RSS

Non-fiction Books I’m Liking (Fall 2018)

I’m seeing a Japanese theme here, aren’t you?  Enjoy these Asian-rooted books with me this autumn!

The Four Holy Gospels, illustrated by Makoto Fujimura ~ The first time I heard of Makoto Fujimura was on a late Moody radio program.  ‘A Christian abstract artist?  That just can’t be!’ I thought.  I’m not sure how, but somewhere along the way I picked up the thinking that modern art was completely anti-God, anti-Christian and anything that didn’t at least try to look realistic had its basis in evil worldviews.  Thank goodness God’s mellowed me out since then, and I guess the process is ongoing!  For those who may be struggling with this idea that abstract can be glorifying to God, I recommend Francis Schaeffer’s short work, “Art and the Bible.” In any case, I became curious enough to look up this deeply spiritual Asian-American online to see what his art looked like.  I was astounded.  I don’t pretend to understand high art.  I need those trained in it to help me understand it.  But I appreciated the beauty and emotion he infused with traditional Japanese painting techniques to create beautiful washes of color with veins of metallic running through them.  I heard that he was commissioned to illustrate the 400th anniversary of the King James Bible, rather like the medieval illumination of old.  I’ve always wanted to see it, and I finally got the chance.  I wish there was more explanation accompanying his paintings and why he chose what he did (as a lot of it goes over my head), but I loved looking at it nonetheless.  My favorite piece was the full-page illustration, Prodigal God.  I would like to own my own copy someday. 

The Life-Changing Magic of Tidying Up, by Marie Kondo ~ Spring cleaning… in the fall?  I know, that doesn’t seem to make much sense, does it?  But I’ve always felt more like the fall was a second New Year’s for me, a time to hit restart and a chance to attempt more order.  And as alluded to in a recent post, I’ve been feel overwhelmed and stressed out for a long time and my systems aren’t working.  So I need a change.  I found this book at a garage sale and knew that it was a popular, best-selling book.  I’d first heard of the KonMari method of organizing on a youtube video where a woman went through her wardrobe cleaning and sorting according to what she had read in the book.  And then I just started of hearing it everywhere.  Last year I redded [yes, that is a word even though spellcheck says it’s not] my book collection to purge what I didn’t have room for anymore.  I was pleased with the results, but I really needed to read through this cover to cover.  So, I am currently about halfway through and am enjoying this little book.  So much of what the author recommends seems backward to what I was thinking, but once she explains herself it begins to make sense and I am willing to try.  I have already gone through my own clothes closet and am now to attack books again (I acquire new all the time) and papers.  I want to begin to put her principles into my daily living, not just a once a year mad purge.  I know she comes to the table with a very Eastern spiritualistic worldview.  Some readers may feel weird about Kondo’s assigning personalities to things and talking to them, thanking them for their service.  But at the same time, I identify with that because of my struggles with OCD.  So even though I personally don’t believe my Mom’s 34-year old blender that she got as a wedding present and that is now out of commission has a spirit, it is easier to place it in the dumpster after I’ve given it a dignified “thank you for your service” speech.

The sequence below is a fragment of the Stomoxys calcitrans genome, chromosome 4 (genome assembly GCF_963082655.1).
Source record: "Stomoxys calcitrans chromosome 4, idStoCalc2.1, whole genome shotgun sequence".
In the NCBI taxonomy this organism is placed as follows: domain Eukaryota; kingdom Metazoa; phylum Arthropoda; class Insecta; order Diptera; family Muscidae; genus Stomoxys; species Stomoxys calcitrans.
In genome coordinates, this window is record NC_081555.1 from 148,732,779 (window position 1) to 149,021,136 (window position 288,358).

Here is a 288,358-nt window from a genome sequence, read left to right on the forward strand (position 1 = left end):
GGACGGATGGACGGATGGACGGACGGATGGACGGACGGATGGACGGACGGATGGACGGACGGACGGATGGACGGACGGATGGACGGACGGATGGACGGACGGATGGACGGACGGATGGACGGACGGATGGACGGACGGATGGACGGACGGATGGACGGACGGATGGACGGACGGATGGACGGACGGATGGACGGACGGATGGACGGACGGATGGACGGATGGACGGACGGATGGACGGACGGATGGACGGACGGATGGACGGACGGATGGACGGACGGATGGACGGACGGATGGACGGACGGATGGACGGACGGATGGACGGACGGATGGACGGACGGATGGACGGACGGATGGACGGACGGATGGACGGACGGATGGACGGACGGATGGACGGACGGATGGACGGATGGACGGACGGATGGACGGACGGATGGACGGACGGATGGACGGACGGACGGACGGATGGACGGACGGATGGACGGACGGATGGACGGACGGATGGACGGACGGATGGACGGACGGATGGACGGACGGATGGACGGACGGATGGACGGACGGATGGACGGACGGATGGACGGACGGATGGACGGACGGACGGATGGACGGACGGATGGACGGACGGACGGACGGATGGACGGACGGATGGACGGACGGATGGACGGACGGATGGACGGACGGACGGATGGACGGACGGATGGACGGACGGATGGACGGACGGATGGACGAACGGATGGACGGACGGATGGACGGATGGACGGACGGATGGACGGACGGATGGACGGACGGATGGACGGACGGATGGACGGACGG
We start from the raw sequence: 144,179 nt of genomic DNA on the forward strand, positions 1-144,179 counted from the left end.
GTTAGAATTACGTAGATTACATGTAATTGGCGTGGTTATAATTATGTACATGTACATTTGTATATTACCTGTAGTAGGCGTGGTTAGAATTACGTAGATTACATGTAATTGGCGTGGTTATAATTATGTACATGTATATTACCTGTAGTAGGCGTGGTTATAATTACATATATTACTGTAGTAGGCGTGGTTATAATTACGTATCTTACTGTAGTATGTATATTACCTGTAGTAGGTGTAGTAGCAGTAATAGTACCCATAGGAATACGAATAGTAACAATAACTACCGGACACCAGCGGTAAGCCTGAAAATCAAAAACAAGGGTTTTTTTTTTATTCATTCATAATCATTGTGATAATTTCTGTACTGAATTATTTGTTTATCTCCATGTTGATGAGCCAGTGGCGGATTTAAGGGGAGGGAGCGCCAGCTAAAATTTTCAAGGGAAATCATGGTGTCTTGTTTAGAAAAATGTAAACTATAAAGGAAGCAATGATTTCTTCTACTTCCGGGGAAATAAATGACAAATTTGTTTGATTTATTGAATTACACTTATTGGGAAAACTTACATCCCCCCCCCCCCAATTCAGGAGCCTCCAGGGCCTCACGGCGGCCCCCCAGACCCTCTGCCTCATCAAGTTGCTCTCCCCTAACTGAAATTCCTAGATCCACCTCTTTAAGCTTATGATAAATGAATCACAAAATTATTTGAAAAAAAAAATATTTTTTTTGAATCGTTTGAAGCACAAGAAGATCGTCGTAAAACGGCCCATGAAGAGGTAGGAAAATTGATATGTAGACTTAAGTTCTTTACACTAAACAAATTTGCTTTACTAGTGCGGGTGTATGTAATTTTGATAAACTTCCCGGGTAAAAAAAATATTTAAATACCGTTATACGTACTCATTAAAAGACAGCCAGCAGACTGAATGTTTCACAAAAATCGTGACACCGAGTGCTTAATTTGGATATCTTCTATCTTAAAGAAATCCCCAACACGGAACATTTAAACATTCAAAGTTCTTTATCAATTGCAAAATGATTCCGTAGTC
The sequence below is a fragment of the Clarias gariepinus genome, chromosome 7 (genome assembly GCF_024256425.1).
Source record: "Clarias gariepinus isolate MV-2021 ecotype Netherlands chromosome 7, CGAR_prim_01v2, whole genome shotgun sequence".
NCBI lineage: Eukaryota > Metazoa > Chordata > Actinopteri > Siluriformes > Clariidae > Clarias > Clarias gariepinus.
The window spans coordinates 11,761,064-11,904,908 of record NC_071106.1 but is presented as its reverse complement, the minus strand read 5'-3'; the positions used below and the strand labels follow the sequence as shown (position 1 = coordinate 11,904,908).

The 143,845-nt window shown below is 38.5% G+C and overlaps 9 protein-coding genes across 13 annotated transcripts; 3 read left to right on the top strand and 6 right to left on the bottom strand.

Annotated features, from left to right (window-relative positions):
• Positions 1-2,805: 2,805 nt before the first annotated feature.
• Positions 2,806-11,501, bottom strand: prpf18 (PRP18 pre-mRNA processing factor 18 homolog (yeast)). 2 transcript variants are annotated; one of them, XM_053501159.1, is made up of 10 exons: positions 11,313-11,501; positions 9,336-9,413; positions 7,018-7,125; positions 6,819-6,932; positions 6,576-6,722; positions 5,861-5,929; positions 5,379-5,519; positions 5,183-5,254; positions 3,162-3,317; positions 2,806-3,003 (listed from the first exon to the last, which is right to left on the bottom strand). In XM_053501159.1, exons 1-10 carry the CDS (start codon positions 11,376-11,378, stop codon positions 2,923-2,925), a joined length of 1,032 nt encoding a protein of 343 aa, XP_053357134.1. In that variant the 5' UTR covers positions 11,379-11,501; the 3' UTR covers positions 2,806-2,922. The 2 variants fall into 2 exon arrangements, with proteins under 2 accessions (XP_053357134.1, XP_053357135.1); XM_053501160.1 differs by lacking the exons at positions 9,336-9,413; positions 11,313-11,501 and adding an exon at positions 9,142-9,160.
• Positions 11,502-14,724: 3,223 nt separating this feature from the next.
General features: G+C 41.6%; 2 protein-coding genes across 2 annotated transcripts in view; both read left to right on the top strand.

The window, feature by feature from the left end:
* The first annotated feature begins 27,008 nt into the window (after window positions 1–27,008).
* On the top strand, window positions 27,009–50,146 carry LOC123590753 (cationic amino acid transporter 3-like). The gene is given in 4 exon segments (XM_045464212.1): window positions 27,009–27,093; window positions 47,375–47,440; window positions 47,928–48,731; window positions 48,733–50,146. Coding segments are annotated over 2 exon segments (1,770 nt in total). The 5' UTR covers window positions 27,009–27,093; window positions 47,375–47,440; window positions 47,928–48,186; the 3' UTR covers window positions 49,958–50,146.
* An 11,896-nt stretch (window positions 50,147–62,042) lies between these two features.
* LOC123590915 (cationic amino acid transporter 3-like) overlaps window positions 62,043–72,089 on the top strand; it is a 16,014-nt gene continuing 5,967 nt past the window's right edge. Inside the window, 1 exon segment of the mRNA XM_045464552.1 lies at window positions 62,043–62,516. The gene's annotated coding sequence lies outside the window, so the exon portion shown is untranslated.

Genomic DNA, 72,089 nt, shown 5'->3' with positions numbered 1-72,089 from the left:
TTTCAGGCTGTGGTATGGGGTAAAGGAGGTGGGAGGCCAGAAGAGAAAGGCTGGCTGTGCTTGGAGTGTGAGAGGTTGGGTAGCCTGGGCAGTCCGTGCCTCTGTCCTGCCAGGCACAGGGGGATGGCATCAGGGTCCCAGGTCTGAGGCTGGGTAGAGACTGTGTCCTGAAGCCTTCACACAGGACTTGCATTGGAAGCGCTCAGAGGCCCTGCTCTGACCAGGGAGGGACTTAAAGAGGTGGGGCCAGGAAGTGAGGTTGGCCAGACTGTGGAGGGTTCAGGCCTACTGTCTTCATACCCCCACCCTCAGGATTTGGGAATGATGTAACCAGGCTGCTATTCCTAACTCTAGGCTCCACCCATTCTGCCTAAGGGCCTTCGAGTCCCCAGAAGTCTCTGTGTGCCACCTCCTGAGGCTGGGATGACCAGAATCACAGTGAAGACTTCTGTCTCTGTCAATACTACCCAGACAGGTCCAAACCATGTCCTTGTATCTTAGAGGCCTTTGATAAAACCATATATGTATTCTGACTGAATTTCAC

Leave a comment

Posted by on September 23, 2018 in Non-Fiction Books I'm Liking

 

Tags: , , , , , , , ,

Movie Review: “The Aviator”

Based on the book by Ernest K. Gann.

Version: 1985; starring Christopher Reeve; Tyne Daly

Genre: adventure; classic

Plot Summary: A physically and emotionally scarred US mail pilot is commissioned to escort a young teenager over the lonely Rocky Mountain wilderness during the 1920’s.

My Review: Disclaimer*: I have not read the original book, so this review will not be comparing it to that work.  Only as a story in and of itself, totally unrelated to the book. 

When I first came across this streaming for free online, I thought it was an early version of The Aviator that starred Leonardo DiCaprio and Cate Blanchett.  I thought it might be about Howard Hughes.  The story turned out to be quite different than I expected and was a pleasant surprise.

Though this movie may be lacking a lot of the frills and fancies of today’s world, the story was still interesting because of the well-developed characters.  Reeve plays a good pilot that is still suffering from a war incident and lives in isolation from those around him.  Tillie is a young teenage girl that on the surface seems spoiled and immature, but when put to the test proves she has courage to survive hardships.

Some beautiful cinematography from the air and accompanying filmscore is lovely.  Acting may not be A1, but there aren’t any scenes you wouldn’t want your parents to watch.  I believe there were a few ‘d’ words sprinkled throughout.  Tillie does confess that she was ‘banged up’ by a boy prior to her plane trip and declares that it ‘certainly wasn’t love.’  She begins to develop a bit of a crush on Edgar, but nothing inappropriate comes of it.  Rather, it was sweet and humorous and Edgar comes to realize that there may be something in him the right woman could love about him.

I believe that the character Tillie was made older in the movie than she was in the book, but I think this was actually in the story’s favor.  If you’re looking for something a little different, I believe you would enjoy this for entertainment.

 
Leave a comment

Posted by on September 23, 2018 in Movie Reviews

 

Tags: , , , , , ,

Change is in the Air…

In this case, I happen to think that change is good.  Good for the blog!  It’s also time for me to get honest and quit being so stubborn.  I’ve been battling being able to get my posts out like I would like for some time now and have finally reached the place where I am a full year behind my own schedule.  (In case you haven’t noticed, book review posts have been lacking a lot lately.)  😦  It’s been hard to write reviews doing justice to my thoughts on a book when it’s months after I’ve finished it and have a hard time remembering the characters’ names.  That’s terrible!  I’m also feeling weighed down by all of the different things I have on my backed-up list and I feel the need to purge.